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What's the difference between a "piner" and a "pisachee"? What's a "pingo"? Or a "pirry"? The answers may be found on page 425 of the Glossary of Meteorology,originally published by the American Meteorological Society (AMS) in 1959. But search for terms such as "helicity," "climate change," and "nested grid model" from among the 7,000-plus available, and you'll come up empty.
In fact, entire branches of meteorology have been born and evolved since the glossary's first publication.
Now, 41 year later, the AMS has published the Glossary of Meteorology, Second Edition. The new edition contains approximately 12,300 terms in an 850-page volume (available on CD-ROM as well), and includes not only meteorological terms but others from the related oceanic and hydrologic sciences.
The six-year project was conducted under the leadership of managing editor Todd Glickman (SB 1977), who was assistant executive director of the AMS before joining the MIT Office of Corporate Relations in early 2000.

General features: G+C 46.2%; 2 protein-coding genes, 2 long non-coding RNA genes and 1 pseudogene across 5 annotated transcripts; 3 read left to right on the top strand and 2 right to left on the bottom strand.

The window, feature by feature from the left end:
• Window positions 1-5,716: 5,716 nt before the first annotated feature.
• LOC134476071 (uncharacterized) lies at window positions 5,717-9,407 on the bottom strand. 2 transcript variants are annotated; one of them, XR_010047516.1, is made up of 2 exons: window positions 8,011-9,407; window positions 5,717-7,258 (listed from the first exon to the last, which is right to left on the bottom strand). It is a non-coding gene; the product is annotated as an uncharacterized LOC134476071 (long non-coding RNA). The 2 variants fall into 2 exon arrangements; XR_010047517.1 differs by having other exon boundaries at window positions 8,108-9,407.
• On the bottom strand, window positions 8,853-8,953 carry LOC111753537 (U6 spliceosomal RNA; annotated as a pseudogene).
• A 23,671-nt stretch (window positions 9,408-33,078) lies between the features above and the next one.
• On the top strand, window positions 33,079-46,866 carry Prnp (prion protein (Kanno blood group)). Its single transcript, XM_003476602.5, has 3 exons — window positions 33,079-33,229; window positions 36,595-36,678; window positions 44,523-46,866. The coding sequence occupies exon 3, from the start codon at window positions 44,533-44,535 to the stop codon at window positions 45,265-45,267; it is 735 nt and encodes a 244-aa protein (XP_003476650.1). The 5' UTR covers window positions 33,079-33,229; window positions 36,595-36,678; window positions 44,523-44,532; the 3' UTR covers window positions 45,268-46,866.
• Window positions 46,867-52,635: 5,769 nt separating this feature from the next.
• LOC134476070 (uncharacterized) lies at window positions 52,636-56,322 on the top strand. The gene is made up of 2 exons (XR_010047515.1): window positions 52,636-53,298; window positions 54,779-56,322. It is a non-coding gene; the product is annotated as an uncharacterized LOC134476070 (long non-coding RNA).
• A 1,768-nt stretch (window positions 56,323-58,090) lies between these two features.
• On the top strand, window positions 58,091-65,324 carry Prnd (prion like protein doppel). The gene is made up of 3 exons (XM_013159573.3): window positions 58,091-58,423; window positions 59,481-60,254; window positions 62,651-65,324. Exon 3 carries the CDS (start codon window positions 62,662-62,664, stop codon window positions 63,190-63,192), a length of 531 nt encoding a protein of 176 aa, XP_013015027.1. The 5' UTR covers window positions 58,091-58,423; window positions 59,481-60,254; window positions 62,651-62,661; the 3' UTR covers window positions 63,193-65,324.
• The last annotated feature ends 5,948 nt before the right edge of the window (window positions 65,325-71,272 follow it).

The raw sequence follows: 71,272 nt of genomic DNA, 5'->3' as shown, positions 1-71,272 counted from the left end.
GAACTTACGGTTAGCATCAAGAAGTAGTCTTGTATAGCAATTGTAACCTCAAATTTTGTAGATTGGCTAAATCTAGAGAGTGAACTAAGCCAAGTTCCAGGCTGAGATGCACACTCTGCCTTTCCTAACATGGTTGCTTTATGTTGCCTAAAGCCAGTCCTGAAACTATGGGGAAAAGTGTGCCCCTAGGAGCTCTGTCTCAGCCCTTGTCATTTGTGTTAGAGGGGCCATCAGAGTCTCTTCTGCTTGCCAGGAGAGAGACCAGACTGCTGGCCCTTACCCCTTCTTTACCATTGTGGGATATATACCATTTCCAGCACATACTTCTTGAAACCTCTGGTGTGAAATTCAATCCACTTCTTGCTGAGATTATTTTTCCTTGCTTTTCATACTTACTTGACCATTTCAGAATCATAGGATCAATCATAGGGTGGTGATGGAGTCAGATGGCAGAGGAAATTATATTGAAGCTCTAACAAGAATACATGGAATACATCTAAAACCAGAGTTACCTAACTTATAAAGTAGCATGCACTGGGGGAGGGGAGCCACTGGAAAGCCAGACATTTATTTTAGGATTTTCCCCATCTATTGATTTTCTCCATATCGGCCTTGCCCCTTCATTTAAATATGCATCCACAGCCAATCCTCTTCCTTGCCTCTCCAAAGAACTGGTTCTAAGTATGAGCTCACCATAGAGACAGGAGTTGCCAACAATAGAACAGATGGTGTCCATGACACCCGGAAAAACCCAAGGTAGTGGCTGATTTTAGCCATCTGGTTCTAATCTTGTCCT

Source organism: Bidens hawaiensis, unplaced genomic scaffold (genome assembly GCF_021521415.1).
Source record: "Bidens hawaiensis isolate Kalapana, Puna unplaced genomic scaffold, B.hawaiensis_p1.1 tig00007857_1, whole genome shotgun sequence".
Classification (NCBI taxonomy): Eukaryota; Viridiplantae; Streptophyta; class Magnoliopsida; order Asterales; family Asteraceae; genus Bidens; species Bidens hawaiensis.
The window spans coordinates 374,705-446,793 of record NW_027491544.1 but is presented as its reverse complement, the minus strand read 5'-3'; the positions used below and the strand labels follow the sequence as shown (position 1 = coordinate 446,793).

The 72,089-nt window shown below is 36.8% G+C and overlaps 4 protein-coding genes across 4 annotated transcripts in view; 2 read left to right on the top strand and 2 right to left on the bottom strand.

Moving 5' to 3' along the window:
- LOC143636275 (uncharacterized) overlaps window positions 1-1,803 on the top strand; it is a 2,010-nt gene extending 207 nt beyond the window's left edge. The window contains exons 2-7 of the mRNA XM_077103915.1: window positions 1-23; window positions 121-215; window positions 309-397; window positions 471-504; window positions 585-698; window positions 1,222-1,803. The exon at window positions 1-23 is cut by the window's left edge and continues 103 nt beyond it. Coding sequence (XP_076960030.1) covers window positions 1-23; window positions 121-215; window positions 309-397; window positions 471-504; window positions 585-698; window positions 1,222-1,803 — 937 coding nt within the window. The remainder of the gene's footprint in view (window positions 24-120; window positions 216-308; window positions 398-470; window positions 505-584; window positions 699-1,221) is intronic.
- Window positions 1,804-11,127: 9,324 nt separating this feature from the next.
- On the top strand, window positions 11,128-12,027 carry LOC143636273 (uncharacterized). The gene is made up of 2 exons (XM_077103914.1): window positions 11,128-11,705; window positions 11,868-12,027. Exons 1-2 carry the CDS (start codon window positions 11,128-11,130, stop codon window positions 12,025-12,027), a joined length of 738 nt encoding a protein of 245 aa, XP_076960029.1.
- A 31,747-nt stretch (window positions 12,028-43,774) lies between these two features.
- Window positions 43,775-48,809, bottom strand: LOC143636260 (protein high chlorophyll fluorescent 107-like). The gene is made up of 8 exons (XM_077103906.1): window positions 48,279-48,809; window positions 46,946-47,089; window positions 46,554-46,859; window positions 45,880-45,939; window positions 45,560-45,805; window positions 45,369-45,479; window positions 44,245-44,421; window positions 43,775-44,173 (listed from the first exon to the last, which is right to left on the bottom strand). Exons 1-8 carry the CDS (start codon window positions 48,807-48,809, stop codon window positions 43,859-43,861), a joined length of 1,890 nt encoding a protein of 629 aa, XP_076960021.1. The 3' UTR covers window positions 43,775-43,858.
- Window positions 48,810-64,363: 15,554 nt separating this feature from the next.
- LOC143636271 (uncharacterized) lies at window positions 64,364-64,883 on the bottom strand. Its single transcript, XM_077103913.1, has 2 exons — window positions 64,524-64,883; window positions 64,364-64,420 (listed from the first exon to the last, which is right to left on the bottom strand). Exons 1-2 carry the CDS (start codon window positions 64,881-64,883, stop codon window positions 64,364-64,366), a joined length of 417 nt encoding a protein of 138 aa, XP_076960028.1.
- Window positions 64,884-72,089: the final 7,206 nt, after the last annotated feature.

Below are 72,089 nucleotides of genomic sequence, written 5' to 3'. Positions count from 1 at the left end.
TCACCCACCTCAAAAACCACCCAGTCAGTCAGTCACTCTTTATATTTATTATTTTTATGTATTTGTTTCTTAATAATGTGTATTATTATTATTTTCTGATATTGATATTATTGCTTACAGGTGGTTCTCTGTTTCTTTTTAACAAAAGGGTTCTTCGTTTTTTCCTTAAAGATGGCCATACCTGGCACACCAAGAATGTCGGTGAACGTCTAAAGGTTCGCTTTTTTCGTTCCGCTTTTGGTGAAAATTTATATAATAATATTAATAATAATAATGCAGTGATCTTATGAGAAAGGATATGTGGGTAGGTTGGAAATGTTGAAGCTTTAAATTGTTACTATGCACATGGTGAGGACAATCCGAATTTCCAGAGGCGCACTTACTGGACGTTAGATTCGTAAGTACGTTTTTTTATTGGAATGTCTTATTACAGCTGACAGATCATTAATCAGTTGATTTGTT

Mr. Glickman's mostly volunteer staff included many from the MIT community, including senior technical editors Richard Hendl (PhD 1974) and Ronald Podsiadlo (SM 1965), advisory board members John D. Stackpole (SM 1959), Ferris Webster (PhD 1961) and the late Ralph E. Huschke (SB 1946).
Professor Kerry Emanuel (PhD 1978) of earth, atmospheric, and planetary sciences (EAPS) served as subject area editor for hurricanes and tropical meteorology.
Other contributors included graduate students Auroop Ganguly, Nicole Gasparini and Jeffrey Niemann; research affiliate Gregory Tucker, research scientist Jingfeng Wang (ScD 1997) and principal research engineer Earle Williams (SB 1981), all in the Department of Civil and Environmental Engineering (CEE); Professor Dara Entekhabi (PhD 1990) of EAPS and CEE; and alumni Dale Durran (PhD 1981), James Franklin (SM 1984), Marvin Geller (PhD 1969), C.T. Gordon (PhD 1971), Edwin Kessler (ScD 1957), Stephen Lancaster (PhD 1998), Professor Emeritus Frederick Sanders (ScD 1954), William Sommers (PhD 1967), Kevin Speer (PhD 1988) and Dayton Vincent (PhD 1970).
Pisachee (same as peesash): A hot, dry, dust-laden wind of India.
Pingo: A large frost mound of more than one year's duration.
Pirry (same as perry): A sudden, heavy fall of rain; a squall in England, sometimes referred to as "half a gale."
Helicity: One-half the scalar product of the velocity and vorticity vectors.
Climate change: Any systematic change in the long-term statistics of climate elements (such as temperature, pressure or winds) sustained over several decades or longer.
Nested grid: A high-resolution region of discretization embedded within a low-resolution region of a numerical model or analysis system.
Ordering information may be found on the AMS web site.
A version of this article appeared in MIT Tech Talk on December 6, 2000.